Back view of Japanese ladies wearing full Kimono attire.Racism and Ignorance - Let's learn from each other

It has taken me a while to write this post, as Cultural Appropriation is a big, complex social issue. One that has long existed and only recently come to attention because of a mass shooting in Atlanta resulting in the deaths of eight people, six of those being Asian women.

For the purpose of this post, I will be discussing the kimono. A topic that is prominent within the sewing community, and that I, myself have been ignorant to, subject to the results of cultural appropriation, and for which I am truly sorry for.

There are many sewing patterns out there that are named as 'Kimono' or that use 'kimono' as a vague descriptive term for loose sleeves, or to simply describe a robe. Here, not only are we profiting from others, but we have severely stripped the value and history of the 'Kimono', and in doing so, are taking away its significance to the Japanese culture - a sacred garment.
Recently you may have seen many sewing pattern brands that have renamed or changed many of their patterns accordingly. One of which is Helen's Closet, who had named one of her patterns the "Suki Robe", and referred to it as a Kimono. She acknowledges this in her blog: "I did not realize that using a Japanese word to name this dressing robe pattern plays into harmful stereotypes that perpetuate the fetishization of Asian women.
My admiration for this traditional garment was based primarily on aesthetics. I saw something beautiful and I wanted to reflect its beauty in my own design – to “appropriate it” as my own."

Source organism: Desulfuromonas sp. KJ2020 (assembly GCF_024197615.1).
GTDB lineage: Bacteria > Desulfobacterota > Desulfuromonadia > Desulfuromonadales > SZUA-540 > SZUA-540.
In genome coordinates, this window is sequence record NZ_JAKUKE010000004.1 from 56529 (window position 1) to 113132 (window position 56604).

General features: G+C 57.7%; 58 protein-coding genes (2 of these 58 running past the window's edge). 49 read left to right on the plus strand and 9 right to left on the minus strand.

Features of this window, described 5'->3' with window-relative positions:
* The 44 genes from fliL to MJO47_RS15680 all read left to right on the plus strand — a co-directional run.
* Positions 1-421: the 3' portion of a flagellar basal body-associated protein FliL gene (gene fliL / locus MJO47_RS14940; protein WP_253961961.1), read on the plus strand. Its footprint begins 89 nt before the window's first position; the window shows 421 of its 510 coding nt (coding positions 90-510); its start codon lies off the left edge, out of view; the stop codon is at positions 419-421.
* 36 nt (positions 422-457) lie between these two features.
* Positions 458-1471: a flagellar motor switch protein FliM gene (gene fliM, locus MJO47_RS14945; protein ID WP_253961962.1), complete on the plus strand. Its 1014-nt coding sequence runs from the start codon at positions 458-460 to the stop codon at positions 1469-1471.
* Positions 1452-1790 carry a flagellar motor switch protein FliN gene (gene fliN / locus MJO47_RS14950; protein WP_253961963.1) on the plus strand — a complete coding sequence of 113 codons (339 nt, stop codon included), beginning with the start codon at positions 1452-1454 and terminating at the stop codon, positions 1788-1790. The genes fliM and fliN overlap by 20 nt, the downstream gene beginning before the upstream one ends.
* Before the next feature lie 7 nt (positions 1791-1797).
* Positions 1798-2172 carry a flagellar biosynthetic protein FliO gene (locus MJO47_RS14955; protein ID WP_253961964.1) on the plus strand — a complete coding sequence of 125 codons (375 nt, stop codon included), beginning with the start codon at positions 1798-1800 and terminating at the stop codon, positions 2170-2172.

Helen greatly explains her thoughts and lessons on the matter, understanding that we all have so much more to learn: "Cultural appropriation dehumanizes people from that culture by taking their language, traditions, and cultural practices out of a meaningful context. While designers like myself may think we are paying homage, being ‘inspired’, or respectfully ‘borrowing’ from other cultures, our actions contribute to the long history of dominant colonial cultures stealing from and oppressing others. This behaviour can unwittingly perpetuate hateful stereotypes and the kinds of violence that continues unabated today."

Quite often, it is argued that Asians should be grateful for cultural appropriation, as it is taken to mean that they are being appreciated. However, when it is only being used for profit, it is no longer appreciation, it is exploitation and power, which leads to damaging social consequences.
It is also heard of that white people need to "save" the "dying" tradition of the kimono. This is white supremacy. Kimono is an art form which is continuously celebrated and admired throughout Japan today. As Emi Ito says, what we really need is "white people dismantling white supremacy."

An extreme case of cultural appropriation occurred in 2019 when Kim Kardashian West launched an underwear line named 'Kimono Intimates'. The line had nothing to do with a kimono. Kimono is not even underwear. The only relation being that the word kimono has her name within it. (Insert major eye roll here). She even tried to trademark the entire brand: "Kimono Body", "Kimono Intimates" and "Kimono World"! With absolutely no respect to the kimono or its culture, it is needless to say there was uproar in Japan and across the world over the fashion line, to which Kim eventually changed to "SolutionWear".

Oppression comes about from a continued history of events, it is much about whether we enable this, or whether we make change. We must commit to continuously learning and improving. Open discussions such as these are much needed in today's society where we can take stock, learn, and grow with respect of what we've learnt from each other. Let's continue to do so.

An in-depth read into Cultural Appropriation is this wonderfully written Open Letter by Emi Ito, a Japanese-American sustainable fashion activist-influencer: "An Open Letter to White Makers & Designers who are inspired by the kimono and Japanese culture."

Another great article Emi has written is "My Kimono is not your couture".

Emi's instagram handle is little_kotos_closet where you can follow, and learn more about the slow fashion movement and racial injustices.

This is not a sponsored or affiliated post. We are not responsible for any external links mentioned.

Photograph courtesy of Satoshi Hirayama @ Pexels

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